US import prices rose more than expected in August

US import prices rose more than expected in August
Image by hectorgalarza from Pixabay

US import prices rose more than expected in August as inflation pressures expand, according to a report from the Labor Department.

The department’s report comes after increases in both consumer and producer prices in August were reported last week.

However, analysts say that firming inflation would not stop the Federal Reserve from placing more money in the economy to support the recovery from the coronavirus recession.

The US central bank in August revised its framework, emphasizing the labor market and eliminating worries about too-high inflation.

Data showed that import prices increased by 0.9% last month as the costs of goods increased widely. Data for July became higher to reflect import prices speeding up by 1.2% instead of having 0.7% as previously recorded. According to economists asked by Reuters, import prices may rise by 0.5% in August.

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In the 12 months through August, import prices dropped by 1.4% after falling by 2.8% in July.

Prices for imported fuels and lubricants increased by 3.3% after advancing 15.1% in the prior month. Petroleum prices had a 2.9% increase after rising by 16.5% in July. Imported food prices recovered with 0.4% last month after falling by 0.9% in July.

The report noted that export prices rose by 0.5% in August as increasing prices for nonagricultural products offset dropping prices for agricultural goods.

Recession

According to the private non-profit research organization National Bureau of Economic Research, the country is already in recession.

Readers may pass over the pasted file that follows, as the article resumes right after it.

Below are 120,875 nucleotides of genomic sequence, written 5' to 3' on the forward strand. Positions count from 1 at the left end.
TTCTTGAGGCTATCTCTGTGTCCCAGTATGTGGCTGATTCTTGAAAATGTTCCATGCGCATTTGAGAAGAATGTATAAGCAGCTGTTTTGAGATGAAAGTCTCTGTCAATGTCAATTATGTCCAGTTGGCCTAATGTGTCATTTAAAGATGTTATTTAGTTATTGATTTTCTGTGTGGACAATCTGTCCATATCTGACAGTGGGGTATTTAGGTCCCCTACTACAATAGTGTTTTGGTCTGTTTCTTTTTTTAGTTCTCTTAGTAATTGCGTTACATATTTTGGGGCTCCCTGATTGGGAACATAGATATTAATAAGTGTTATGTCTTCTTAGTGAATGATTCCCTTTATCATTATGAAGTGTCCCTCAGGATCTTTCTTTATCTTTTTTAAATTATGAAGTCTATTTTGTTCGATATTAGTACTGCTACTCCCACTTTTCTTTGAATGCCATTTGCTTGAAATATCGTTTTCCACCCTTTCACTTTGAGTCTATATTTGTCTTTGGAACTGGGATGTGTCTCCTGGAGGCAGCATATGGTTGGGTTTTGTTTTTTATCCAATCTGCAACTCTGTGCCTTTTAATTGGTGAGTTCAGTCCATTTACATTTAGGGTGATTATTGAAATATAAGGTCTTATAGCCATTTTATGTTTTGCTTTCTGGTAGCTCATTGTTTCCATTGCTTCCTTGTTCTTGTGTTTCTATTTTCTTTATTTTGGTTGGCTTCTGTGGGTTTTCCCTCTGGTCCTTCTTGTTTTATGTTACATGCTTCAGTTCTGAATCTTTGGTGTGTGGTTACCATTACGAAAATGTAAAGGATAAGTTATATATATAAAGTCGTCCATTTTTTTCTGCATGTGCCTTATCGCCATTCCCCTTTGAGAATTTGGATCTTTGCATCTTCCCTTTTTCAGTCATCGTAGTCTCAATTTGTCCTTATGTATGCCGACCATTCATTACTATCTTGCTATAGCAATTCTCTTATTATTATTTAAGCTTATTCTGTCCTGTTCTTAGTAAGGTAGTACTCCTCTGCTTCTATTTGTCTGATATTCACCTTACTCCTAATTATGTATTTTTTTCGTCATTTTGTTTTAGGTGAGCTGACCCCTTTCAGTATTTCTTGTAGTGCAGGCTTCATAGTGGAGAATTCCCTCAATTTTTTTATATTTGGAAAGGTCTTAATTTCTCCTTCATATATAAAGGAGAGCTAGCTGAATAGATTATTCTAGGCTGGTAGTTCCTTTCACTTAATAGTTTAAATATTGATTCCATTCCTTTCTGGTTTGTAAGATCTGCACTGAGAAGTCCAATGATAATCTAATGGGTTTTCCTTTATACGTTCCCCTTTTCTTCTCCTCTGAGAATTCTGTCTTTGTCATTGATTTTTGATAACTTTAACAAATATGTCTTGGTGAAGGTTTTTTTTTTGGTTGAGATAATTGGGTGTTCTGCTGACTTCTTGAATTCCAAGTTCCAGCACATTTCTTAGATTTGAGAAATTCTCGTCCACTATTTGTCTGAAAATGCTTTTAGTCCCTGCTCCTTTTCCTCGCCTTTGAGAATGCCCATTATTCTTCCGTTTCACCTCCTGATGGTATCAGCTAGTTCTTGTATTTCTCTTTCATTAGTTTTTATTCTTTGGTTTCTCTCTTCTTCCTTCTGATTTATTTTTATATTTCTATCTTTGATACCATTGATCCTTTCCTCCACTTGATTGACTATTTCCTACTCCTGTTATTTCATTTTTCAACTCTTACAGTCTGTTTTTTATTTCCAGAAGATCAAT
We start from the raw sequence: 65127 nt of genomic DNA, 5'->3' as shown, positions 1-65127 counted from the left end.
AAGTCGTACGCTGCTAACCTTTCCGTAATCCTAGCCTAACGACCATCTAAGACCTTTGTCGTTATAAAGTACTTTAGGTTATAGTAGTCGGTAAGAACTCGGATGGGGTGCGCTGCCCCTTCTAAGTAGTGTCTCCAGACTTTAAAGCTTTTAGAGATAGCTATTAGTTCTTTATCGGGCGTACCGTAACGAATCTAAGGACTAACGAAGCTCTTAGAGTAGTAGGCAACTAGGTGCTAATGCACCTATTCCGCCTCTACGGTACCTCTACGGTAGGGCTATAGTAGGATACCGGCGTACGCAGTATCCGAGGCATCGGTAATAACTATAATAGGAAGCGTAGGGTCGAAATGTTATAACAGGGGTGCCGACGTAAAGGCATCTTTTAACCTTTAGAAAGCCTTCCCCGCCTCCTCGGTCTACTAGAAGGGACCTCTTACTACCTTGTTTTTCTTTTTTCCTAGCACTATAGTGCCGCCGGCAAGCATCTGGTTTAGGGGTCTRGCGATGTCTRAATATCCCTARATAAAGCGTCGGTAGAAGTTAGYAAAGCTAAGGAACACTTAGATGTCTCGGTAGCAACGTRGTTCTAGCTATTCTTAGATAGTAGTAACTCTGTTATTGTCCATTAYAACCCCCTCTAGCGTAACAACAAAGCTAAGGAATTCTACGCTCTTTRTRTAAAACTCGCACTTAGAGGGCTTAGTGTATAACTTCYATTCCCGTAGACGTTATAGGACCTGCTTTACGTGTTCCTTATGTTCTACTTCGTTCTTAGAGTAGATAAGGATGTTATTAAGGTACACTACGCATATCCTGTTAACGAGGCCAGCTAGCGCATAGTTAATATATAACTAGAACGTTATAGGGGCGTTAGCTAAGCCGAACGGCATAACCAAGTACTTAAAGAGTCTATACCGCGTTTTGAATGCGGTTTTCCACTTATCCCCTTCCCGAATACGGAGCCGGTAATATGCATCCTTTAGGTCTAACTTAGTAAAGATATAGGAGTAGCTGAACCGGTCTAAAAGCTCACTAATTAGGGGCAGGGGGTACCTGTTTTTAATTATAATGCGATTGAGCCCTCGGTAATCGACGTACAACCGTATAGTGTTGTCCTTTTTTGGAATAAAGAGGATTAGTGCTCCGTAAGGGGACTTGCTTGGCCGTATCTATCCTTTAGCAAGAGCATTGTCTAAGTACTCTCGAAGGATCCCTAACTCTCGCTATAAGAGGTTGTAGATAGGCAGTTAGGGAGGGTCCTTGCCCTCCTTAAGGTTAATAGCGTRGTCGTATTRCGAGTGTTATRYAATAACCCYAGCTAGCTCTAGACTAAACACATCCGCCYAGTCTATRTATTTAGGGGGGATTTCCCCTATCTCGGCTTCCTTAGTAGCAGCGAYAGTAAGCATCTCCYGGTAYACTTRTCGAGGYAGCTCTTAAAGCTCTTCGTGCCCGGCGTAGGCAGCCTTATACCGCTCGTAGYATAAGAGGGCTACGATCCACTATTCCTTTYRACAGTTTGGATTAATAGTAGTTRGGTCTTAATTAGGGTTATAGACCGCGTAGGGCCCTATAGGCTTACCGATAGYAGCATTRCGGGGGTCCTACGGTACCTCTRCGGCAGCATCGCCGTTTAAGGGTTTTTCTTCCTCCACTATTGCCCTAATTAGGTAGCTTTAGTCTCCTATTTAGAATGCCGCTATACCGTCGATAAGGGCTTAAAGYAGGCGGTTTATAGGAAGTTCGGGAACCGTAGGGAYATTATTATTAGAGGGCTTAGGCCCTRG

Economists and experts say a recession happens when GDP drops in back-to-back quarters, though it is the NBER that will officially make the call.

“In deciding whether to identify a recession, the committee weighs the depth of the contraction, its duration, and whether economic activity declined broadly across the economy,” the NEBR said.

According to the organization, the “unprecedented magnitude of the decline in employment and production, and its broad reach across the entire economy, warrants the designation of this episode as a recession, even if it turns out to be briefer than earlier contractions.”

Meanwhile, other analysts believe that there should no longer be a full lockdown of the global economy.

Suresh Tantia, a senior investment strategist at Credit Suisse’s APAC CIO office, explained that the situation is unlikely to return to its condition in March. This was when the pace of virus cases began to spread in the US and Europe, following the emergence in China last December.

However, the World Health Organization (WHO) reminds countries to continue observing health protocols to curb the spread of the coronavirus.

“The more control countries have over the virus, the more they can open up. Opening up without having control is a recipe for disaster,” WHO Director-General Tedros Adhanom Ghebreyesus said at a virtual news briefing from the United Nations headquarters in Geneva, Switzerland. “No country can just pretend the pandemic is over.”

In terms of keeping the logistics and transportation of goods safe, the Centers for Disease Control and Prevention (CDC) has released an Interim Guidance for Ships.

“Like other close-contact environments, ships may facilitate transmission of respiratory viruses from person to person through exposure to respiratory droplets or contact with contaminated surfaces,” the CDC states on its website.

Ship companies are asked to train their crew on COVID-19 prevention and mitigation, conduct COVID-19 testing (onboard or onshore), and prepare onboard isolation, quarantine, and social distancing.

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